University of Arizona a dot Cooperative Extension

Yuma County Farm Notes

Upland Cotton Variety Testing

Mohammed Zerkoune, Extension Agent, Yuma County


A variety trial was conducted in Wellton AZ, as part of the statewide upland variety testing program. It was designed to evaluate yield and yield quality parameters of several varieties provided by seed industry. The trial was made of conventional and transgenic varieties tested under growers' cultural practices. Preliminary results are subject to change when ginning and laboratory analysis is completed. The lint yield reported in this Farm Notes is based on the assumption that the turnout will be 35%. The lint results reported show three group of varieties, those that yielded 1800 lb or higher, those between 1600 and 1800 lb and the remaining group with yield below 1600 lb per acre.

While cotton acreage tends to stabilize in Yuma County between 22000 to 25000 acres, in recent years, yield is changing. Cotton growers are no longer rewarded for the total yield they harvest from their fields. They are also compensated for the high quality lint they produce or penalized for poor quality. One of the determinant factors among the environmental variables and agronomic practices affecting yield and lint quality includes the choice of variety adapted to the cotton growing area. The objective of this experiment was to evaluate the performance of several varieties developed by cotton seed industry.

An experimental field was selected on silt loam soil in Wellton, AZ, to conduct upland cotton variety trial. Twelve varieties provided by six companies were planted on grower's field on March 20, 2003 in a six-row plot, 40" bed spacing replicated three times. Cotton was planted on wet field. All agronomic practices were similar to all varieties based on grower's management practices. Cotton field received a total of 7 irrigations during the growing season on 5-15, 5-31, 6-14, 6-23, 7-5, 7-14, and 7-24-03. Urea was side dressed at 165 lb per acre on 5-14-03. Additional application was made on 6-03-03; water run at 10 gal per acre (lb/A). On 5-26-03 Mepiclor pill was banded at ½ pint per acre, and Mepex was applied on 6-12-03 at 1 pint per acre. Insect control was made with Knack applied 10 oz per acre on 7-11-03, followed by Warrior applied at 5 oz per acre and Orthene applied at 1 lb per acre on 7-19-03. Cotton was defoliated with Ginstar applied at 8 oz per acre and 6 oz per acre on 8-27-03.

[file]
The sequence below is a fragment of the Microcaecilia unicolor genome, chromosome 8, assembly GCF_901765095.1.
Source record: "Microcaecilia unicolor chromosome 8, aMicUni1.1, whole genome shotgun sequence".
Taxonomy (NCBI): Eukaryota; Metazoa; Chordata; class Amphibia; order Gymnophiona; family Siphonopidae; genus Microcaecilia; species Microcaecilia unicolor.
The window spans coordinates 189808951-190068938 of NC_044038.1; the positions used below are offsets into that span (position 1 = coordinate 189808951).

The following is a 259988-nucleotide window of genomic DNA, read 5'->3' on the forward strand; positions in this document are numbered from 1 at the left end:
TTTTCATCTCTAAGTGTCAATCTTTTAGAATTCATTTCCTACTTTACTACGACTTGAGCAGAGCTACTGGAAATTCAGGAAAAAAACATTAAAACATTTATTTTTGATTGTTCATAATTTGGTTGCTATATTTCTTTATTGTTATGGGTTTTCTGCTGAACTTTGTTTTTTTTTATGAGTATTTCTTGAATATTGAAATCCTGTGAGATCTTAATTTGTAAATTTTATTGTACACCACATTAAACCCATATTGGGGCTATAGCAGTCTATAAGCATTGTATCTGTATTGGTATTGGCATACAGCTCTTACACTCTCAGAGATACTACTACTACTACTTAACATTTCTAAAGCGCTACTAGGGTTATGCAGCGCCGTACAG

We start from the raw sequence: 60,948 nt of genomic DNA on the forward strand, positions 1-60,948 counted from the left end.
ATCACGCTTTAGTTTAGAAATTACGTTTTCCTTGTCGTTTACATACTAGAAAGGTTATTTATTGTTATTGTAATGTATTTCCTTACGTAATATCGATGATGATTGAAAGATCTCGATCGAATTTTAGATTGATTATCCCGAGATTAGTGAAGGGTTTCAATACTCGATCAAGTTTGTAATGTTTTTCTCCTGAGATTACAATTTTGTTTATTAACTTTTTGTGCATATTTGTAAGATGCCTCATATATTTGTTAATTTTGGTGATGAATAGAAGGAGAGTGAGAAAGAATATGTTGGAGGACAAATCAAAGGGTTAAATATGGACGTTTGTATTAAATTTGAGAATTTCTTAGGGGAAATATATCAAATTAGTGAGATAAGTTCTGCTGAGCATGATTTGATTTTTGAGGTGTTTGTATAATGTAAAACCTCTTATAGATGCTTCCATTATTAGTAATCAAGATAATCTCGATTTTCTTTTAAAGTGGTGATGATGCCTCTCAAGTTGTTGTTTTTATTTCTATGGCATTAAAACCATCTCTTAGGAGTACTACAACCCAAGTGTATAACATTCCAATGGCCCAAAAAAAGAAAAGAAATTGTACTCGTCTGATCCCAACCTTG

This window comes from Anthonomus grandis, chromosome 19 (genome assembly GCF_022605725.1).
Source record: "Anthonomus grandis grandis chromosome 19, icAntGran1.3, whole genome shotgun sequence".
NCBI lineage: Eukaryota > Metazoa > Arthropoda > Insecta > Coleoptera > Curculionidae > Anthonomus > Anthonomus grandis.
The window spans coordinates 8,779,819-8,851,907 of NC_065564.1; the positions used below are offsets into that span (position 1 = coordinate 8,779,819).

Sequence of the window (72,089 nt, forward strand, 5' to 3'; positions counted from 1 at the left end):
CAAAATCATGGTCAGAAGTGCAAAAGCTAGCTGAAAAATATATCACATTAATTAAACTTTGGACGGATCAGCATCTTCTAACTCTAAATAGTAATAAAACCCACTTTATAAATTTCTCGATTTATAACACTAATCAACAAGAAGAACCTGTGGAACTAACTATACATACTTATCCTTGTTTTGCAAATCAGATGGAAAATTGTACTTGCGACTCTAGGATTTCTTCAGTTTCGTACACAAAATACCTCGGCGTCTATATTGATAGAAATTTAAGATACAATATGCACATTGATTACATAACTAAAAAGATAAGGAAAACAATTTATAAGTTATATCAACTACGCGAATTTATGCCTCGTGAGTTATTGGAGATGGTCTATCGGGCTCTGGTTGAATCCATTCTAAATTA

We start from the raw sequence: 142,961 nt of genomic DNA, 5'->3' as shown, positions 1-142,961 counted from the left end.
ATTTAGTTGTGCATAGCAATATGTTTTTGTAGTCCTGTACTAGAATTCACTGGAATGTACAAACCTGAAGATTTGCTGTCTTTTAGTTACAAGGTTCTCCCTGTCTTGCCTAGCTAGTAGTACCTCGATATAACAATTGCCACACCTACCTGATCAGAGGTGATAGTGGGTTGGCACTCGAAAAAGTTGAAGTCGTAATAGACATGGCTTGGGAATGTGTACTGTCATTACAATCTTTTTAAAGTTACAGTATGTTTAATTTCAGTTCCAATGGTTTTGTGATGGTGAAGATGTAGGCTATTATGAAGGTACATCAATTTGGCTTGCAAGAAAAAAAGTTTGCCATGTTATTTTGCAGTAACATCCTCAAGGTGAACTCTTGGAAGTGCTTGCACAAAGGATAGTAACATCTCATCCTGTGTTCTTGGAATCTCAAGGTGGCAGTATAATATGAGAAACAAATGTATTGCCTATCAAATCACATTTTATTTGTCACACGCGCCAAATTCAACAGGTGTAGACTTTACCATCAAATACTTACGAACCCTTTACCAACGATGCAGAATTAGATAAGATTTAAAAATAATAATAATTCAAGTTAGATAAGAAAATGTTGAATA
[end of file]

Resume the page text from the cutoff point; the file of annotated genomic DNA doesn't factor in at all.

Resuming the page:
Two rows of cotton were harvested and weighed using boll buggy equipped with electronic scale to determine seed and lint weight. The remaining rows were left for the field day on 9-9-03. Fifteen pound sub-samples were collected from each plot for the ginning and fiber quality analysis. In this Farm Note, we report total seed and lint yield for each variety and lint yield calculated on the assumption that the turnout is 35% that is subject to change.

Preliminary results are reported in Table 1. Lint yield is subject to change after the ginning and laboratory analysis are made. The lint yield is calculated based on the assumption that the turn out is expected to be 35%. The results are therefore only preliminary until the actual turnout is determined from the gin. In addition, the fiber, strength, length and micronaire are needed from the laboratory to include in the final ranking.

Table 1. Seed and lint, lint preliminary upland cotton variety trial results--Wellton AZ site, 2003. Yield lint is calculated assuming 35% turnout

Total Lint & seed Lint lb/A Variety Seed companies Significant at 5%*
5673 1986 ST5599br Stoneville a
5318 1862 DP449br Delta Pine ab
5216 1826 BR303 Button Willow Research abc
5174 1811 ST4892 Stoneville abc
5144 1801 DP555br Delta Pine abcd
4820 1687 AP7126 Stoneville bcd
4754 1664 DP444br Delta Pine bcd
4670 1635 FM989br Fiber Max cd
4646 1626 ACG3601 Arizona cotton growers cd
4538 1589 ST5303r Stoneville d
4532 1587 FM960br Fiber Max d
*Means followed the same letters are not significantly different at 5% probability level

All varieties tested appeared to have reasonable yield, the lowest variety had 1587 lb per acre and the highest was 1986 lb per acre. Based on these preliminary results, varieties are grouped into 3 categories, the first group of varieties includes those with yield 1800 lb or higher, those with yield between 1600 and 1800 lb per acre and those below 1600 lb per acre.

Full Disclaimers

Issued in furtherance of Cooperative Extension work, acts of May 8 and June 30, 1914, in cooperation with the U.S. Department of Agriculture, James A. Christenson, Director Cooperative Extension, College of Agriculture and Life Sciences, The University of Arizona.

The University of Arizona is an equal opportunity, affirmative action institution. The University does not discriminate on the basis of race, color, religion, sex, national origin, age, disability, veteran status, or sexual orientation in its programs and activities.

Any products, services, or organizations that are mentioned, shown, or indirectly implied in this web document do not imply endorsement by The University of Arizona.

Information provided by:
Barry Bequette, Extension Agent, Urban Horticulture
Barry Tickes, Extension Agent, Yuma County
Mohammed Zerkoune, Extension Agent, Agriculture
University of Arizona, Tucson, Arizona.
Material written September 2003.

Yuma County: Field Crops | Farm Notes | Alfalfa Reports | Vegetables

For more Arizona Production Ag Information:
Home | Cotton | Veggies| Forages | Grains | Citrus | Crop x Crop | Insects | Diseases| Weeds | Pesticides | News | Weather | Research | Photos | Contacts | General Info. | Site Map

document located at:

Copyright © 2001 University of Arizona,
College of Agriculture and Life Sciences
Webmaster: Al Fournier (